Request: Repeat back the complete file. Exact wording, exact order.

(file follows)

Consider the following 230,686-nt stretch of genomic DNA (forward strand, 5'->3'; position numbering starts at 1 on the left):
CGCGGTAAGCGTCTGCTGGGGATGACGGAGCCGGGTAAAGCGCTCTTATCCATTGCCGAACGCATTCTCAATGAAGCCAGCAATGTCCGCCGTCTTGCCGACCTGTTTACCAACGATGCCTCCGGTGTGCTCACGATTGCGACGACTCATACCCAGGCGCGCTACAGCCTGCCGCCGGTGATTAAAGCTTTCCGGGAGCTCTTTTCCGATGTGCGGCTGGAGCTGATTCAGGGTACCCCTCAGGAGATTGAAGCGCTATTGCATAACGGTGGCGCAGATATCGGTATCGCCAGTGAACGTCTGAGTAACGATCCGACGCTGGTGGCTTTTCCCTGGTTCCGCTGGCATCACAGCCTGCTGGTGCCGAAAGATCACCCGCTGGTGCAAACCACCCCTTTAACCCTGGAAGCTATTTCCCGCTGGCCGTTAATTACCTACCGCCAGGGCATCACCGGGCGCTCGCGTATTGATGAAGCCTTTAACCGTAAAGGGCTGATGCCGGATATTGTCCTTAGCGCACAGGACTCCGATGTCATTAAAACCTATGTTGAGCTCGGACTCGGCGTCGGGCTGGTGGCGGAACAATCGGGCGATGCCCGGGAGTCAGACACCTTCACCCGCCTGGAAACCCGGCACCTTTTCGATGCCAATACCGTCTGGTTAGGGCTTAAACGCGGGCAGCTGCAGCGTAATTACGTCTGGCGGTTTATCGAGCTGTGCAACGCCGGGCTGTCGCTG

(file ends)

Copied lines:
Consider the following 230,686-nt stretch of genomic DNA (forward strand, 5'->3'; position numbering starts at 1 on the left):
CGCGGTAAGCGTCTGCTGGGGATGACGGAGCCGGGTAAAGCGCTCTTATCCATTGCCGAACGCATTCTCAATGAAGCCAGCAATGTCCGCCGTCTTGCCGACCTGTTTACCAACGATGCCTCCGGTGTGCTCACGATTGCGACGACTCATACCCAGGCGCGCTACAGCCTGCCGCCGGTGATTAAAGCTTTCCGGGAGCTCTTTTCCGATGTGCGGCTGGAGCTGATTCAGGGTACCCCTCAGGAGATTGAAGCGCTATTGCATAACGGTGGCGCAGATATCGGTATCGCCAGTGAACGTCTGAGTAACGATCCGACGCTGGTGGCTTTTCCCTGGTTCCGCTGGCATCACAGCCTGCTGGTGCCGAAAGATCACCCGCTGGTGCAAACCACCCCTTTAACCCTGGAAGCTATTTCCCGCTGGCCGTTAATTACCTACCGCCAGGGCATCACCGGGCGCTCGCGTATTGATGAAGCCTTTAACCGTAAAGGGCTGATGCCGGATATTGTCCTTAGCGCACAGGACTCCGATGTCATTAAAACCTATGTTGAGCTCGGACTCGGCGTCGGGCTGGTGGCGGAACAATCGGGCGATGCCCGGGAGTCAGACACCTTCACCCGCCTGGAAACCCGGCACCTTTTCGATGCCAATACCGTCTGGTTAGGGCTTAAACGCGGGCAGCTGCAGCGTAATTACGTCTGGCGGTTTATCGAGCTGTGCAACGCCGGGCTGTCGCTG